Medical care, American dream or nightmare – Redux – Mission Hill Gazette


By Catherine DeLorey, Director of the Institute for Women’s Health

In the latest issue of the Mission Hill Gazette, Dr. Glenn Mollette discussed some issues with the United States health care system, focusing on the costs of services and insurance.

He concludes by stating that we must have access to quality and affordable medical care and that we must make health insurance a priority. But, he neglects to discuss how we can accomplish this. Medical insurance, as currently organized in the United States, is a major component that sustains our for-profit healthcare system, the most expensive healthcare system in the world.

But, there is a beacon on the horizon that can solve this problem. Single-payer health care, also known as Medicare for all, is the way to make health care affordable and equitable for all. Even though over 70% of U.S. residents support a single-payer system, the fact that we haven’t yet suggests that this is more of a political issue than a scientific one. The United States is the only developed country in the world that does not offer its residents universal health care.

In a single payer system, the dysfunctional factors, lack of access and high costs of the current system will be eliminated. With a single-payer health care system, many of these current dysfunctions would be resolved. “Everybody In, Nobody Out”, a popular song, highlights a main characteristic of a single-payer system – that everyone has access to health services. Health care is not based on income or what the insurance company deems appropriate. It is a medical decision between the caregivers and the patient. In addition to everyone’s eligibility, single-payer health care is portable, that is, it does not depend on place of work, marriage or residence.

In a reformed system, the benefits are uniform for all. The health services offered are not dependent on the money a person has or the cost of an insurance plan available to them. Benefits are determined by need. Interference by the sickness insurance fund in determining benefits would be eliminated. Prevention and health education would be an integral part of an individual health care plan. Health insurers don’t pay for prevention because while it can save money in the long run, it doesn’t always save money in the short run. Since people change insurance companies often, an individual health insurer would not reap the benefits of preventative care.

Another advantage of a single payer system is that each person chooses their own doctor. There is no need to worry about whether the provider or the specialist is on the plan or not, there are no hidden costs in seeing a doctor who is “off plan”, since there is no cost. no “out of plan”. The United States has the most expensive health care system in the world. We pay more than twice the cost of health care in other developed countries, costing over $ 11,000 for every person in the country. By not having to pay premiums, co-payments or deductibles, the Single Payer will save individuals and the entire healthcare system money. Over 95% of individuals would save money.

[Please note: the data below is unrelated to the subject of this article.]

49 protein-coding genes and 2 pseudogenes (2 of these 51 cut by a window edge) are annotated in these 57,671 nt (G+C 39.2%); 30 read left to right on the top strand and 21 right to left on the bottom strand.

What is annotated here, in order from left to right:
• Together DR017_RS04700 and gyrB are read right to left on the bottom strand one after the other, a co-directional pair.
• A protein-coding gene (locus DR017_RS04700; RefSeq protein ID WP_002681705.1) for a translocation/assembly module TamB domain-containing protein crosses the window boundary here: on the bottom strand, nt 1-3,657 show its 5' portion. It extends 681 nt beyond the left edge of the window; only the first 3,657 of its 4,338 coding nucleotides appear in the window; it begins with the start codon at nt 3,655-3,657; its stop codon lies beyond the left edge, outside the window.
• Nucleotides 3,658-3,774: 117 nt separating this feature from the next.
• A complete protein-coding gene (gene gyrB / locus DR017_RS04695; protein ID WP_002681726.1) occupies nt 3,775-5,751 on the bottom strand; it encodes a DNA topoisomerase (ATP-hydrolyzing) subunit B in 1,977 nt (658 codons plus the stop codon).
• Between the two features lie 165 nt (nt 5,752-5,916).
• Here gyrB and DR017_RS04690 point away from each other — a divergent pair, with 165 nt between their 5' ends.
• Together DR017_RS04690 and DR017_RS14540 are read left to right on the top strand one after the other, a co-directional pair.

Although a single payer system is necessary, it is not sufficient. Once we have access to health care for all, we can start to fix the structural problems of the system Knowing that 70% of the population supports the single payer, shows us how political the single payer is. As a political issue, voters have a responsibility to inform their elected representatives that a single payer system is an idea whose time has come and that we should join with the rest of the developed world to have a universal, affordable system. and fair. Mission Hill is emerging as an epicenter of health care reform, home to two major health advocacy organizations. Health Care Now (www.healthcare-now.org) is fighting to win a national single-payer health system because access to health care is essential for human dignity, and Mass-Care (www.masscare.org ) is the leading organization working to establish a single-payer health care system in Massachusetts.

The following is federal and state legislation supporting Single Payor / Medicare for All:

• Medicare for All Act of 2021 HR 1976 (https://www.govtrack.us/congress/bills/117/hr1976#) filed by Representative Pramila Jayapal; 117 co-sponsors.

• A law establishing Medicare for all in Massachusetts. H 1267 (https://malegislature.gov/Bills/192/H1267) filed by Denise C. Garlick and Lindsay N. Sabadosa; supported by more than 60 legislators,

• A law establishing Medicare for all in Massachusetts. S 766 (https://malegislature.gov/Bills/192/S766) tabled by Senator James Eldridge supported by 25 State Senators.

If we are not happy with the current dysfunctional health system, it is up to us to support the organizations and the laws that will change it.

Catherine DeLorey is a longtime resident of Mission Hill. She is president of the Women’s Health Institute, a women’s health education organization located in Mission Hill.

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